Nursing and midwifery research grants to drive innovation

Published Wednesday, 06 July, 2022 at 12:30 PM

Minister for Health and Ambulance Services
The Honourable Yvette D'Ath

Ten Queensland nurses and midwives will share in $580,000 to conduct research ranging from preventing bed sores to providing better care for cognitively impaired patients.

Minister for Health and Ambulance Services Yvette D’Ath today announced the successful recipients of the latest round of Nursing and Midwifery Research Fellowship grants.

“Queensland is brimming with skilled nurses and midwives, many of whom have an interest in research that improves health outcomes for their patients,” Minister D’Ath said.

“They are on the frontline of healthcare and, as such, ideally placed to find solutions to the problems they face.

“The Nursing and Midwifery Research Fellowship programs taps into this well, offering financial support for the clinicians who have the compassion and curiosity to undertake important research.

“I congratulate the 10 recipients of the latest round of grants, which range from $20,000 to $120,000. They have embarked on a diverse and exciting range of projects and I wish them all well.”

Griffith University’s Dr Sharon Latimer was awarded $117,081 to lead a pilot study on pressure injuries, or bed sores, in intensive care unit patients in Gold Coast University Hospital.

The research team will test the effectiveness of two specialised sacral dressings in preventing pressure injuries.

“Pressure injuries are preventable skin injuries that are painful, costly and can increase a patient’s hospital stay,” Dr Latimer said.

“ICU patients are extremely sick, placing them at higher risk of developing sacral (tailbone) pressure injuries.

“Several specialised dressings prevent sacral pressure injuries however comparative evidence on their performance is limited resulting in clinicians asking, ‘which dressing is better’?

“Our research will help answer this important question.”

Dr Frederick Graham, the clinical lead of Princess Alexandra Hospital’s Delirium and Dementia Nursing Service (DDNS), has received $49,200 for a research project aimed at improving outcomes for hospitalised people with cognitive impairment and reduce patient-to-staff violence.

“When person-centred, biopsychosocial care is provided, many troubling responsive behaviours are prevented or reduced,” Dr Graham said.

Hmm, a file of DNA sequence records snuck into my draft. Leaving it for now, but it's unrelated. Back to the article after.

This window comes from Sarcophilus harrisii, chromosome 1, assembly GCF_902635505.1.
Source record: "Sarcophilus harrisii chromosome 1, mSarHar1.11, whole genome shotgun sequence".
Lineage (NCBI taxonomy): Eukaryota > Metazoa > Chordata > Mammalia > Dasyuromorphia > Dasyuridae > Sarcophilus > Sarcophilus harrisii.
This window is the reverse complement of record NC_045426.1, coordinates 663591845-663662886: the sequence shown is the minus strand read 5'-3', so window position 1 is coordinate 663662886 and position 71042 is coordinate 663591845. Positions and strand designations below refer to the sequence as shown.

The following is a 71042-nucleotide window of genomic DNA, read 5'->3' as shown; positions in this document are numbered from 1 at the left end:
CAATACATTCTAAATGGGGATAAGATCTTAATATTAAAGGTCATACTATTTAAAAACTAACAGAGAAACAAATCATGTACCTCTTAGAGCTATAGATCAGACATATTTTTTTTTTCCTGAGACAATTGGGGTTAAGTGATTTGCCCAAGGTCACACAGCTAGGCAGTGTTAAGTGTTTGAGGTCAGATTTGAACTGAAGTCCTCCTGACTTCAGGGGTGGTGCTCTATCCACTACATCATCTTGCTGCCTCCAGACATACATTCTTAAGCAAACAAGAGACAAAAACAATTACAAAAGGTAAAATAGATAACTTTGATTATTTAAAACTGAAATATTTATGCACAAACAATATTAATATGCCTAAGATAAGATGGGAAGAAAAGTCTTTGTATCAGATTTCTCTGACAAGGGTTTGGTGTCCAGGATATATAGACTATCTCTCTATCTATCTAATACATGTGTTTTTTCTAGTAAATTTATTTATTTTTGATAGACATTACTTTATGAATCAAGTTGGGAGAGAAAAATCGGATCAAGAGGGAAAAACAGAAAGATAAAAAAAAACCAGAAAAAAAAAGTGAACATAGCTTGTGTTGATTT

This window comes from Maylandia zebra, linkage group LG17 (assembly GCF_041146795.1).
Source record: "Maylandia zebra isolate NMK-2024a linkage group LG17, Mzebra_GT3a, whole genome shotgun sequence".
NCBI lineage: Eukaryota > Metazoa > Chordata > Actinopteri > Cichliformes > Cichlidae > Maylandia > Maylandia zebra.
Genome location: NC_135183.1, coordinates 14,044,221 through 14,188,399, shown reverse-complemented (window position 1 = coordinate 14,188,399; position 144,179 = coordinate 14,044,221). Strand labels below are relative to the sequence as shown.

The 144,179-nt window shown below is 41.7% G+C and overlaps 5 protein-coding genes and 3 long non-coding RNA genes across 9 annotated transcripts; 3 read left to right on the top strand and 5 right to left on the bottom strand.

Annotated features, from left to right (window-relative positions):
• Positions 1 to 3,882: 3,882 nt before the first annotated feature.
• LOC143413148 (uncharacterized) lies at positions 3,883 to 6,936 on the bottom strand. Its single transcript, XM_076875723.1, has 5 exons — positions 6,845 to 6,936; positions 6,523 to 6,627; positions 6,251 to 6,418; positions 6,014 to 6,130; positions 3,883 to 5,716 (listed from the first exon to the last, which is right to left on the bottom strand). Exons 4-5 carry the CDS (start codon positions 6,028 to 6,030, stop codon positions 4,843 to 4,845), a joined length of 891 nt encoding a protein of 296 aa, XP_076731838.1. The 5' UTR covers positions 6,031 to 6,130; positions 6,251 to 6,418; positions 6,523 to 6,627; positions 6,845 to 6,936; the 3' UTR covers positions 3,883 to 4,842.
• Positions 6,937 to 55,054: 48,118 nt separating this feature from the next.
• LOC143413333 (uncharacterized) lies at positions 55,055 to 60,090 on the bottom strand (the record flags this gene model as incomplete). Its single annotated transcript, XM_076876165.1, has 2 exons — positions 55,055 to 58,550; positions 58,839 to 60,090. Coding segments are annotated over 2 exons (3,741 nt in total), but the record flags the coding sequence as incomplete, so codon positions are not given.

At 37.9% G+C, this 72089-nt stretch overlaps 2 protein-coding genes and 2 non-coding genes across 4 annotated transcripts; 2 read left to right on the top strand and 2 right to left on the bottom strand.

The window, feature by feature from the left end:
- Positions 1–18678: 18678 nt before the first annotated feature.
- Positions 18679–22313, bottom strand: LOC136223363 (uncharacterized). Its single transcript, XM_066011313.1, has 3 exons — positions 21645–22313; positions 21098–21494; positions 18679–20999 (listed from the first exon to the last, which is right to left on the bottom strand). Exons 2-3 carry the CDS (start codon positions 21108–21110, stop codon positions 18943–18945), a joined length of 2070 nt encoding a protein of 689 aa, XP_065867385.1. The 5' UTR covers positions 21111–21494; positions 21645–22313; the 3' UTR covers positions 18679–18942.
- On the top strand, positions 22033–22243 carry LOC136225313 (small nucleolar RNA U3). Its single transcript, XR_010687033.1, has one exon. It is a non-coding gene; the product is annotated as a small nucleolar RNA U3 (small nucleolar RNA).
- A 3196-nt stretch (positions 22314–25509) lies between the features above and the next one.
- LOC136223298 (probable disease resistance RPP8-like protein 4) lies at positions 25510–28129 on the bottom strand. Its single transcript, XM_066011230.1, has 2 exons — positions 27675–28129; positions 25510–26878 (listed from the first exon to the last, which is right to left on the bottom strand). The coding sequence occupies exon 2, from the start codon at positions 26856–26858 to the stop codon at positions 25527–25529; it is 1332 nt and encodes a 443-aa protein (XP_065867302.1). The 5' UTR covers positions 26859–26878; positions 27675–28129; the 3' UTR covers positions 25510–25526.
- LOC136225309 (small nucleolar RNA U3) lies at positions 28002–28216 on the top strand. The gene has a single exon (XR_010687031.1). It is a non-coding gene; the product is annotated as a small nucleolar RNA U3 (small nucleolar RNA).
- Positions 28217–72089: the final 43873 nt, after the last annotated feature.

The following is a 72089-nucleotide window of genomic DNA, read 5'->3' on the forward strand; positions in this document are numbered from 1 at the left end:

“Because hospital wards are busy settings, subject to multiple divergent demands, they struggle to provide this required care.

“A process for providing a multidisciplinary focus on early biopsychosocial care planning in hospital wards could help.”


Novice Researcher Category





Judith Macey


Prevalence of new-born skin injuries at birth



Queensland University of Technology


Yashni Kander

Improving access to tertiary and quaternary health services for Aboriginal and Torres Strait Islander patients by addressing their social and emotional wellbeing



Metro North HHS


Mari Takashima

Paediatric Invasive Device Utility and Harm: A Point Prevalence Survey



The University of Queensland


Amanda Balmer

Exploring the context for introducing nurse-led satellite clinics to increase testing and surveillance for sexually transmitted infections in incarcerated populations


University of Southern Queensland


Early Career Researcher Category





Dr Frederick Graham


The Cognition Support Planning (CSP) protocol – a multicomponent ward-based protocol for early provision of biopsychosocial care for cognitively impaired patients



Metro South HHS


Dr Claudia Virdun

Strengthening inpatient palliative care based on what matters most for patients and carers: co-designed intervention development and pilot testing



Queensland University of Technology


Dr Andrea Taylor

Post-operative functional recovery in older adults who have undergone elective non-cardiac surgery – a prospective longitudinal cohort study



Metro North HHS



Experienced Researcher Category





Dr Sharon Latimer

Testing the efficacy of two sacral dressings in preventing pressure injuries in adult intensive care population: TOWARDS ZERO pilot study


Griffith University


Research Implementation Category





Dr Alison Craswell

Improving access to primary care for older adults in rural aged care homes: implementation of a nurse practitioner role


The University of the Sunshine Coast

Dr Md Abu Hasnat Zamil Choudhury

Implementation of 1-2-7 Safety Planning for Suicide Risk Management in Inpatient Mental Health Care


Metro South HHS


Media contact: Martin Philip – 0407 675 008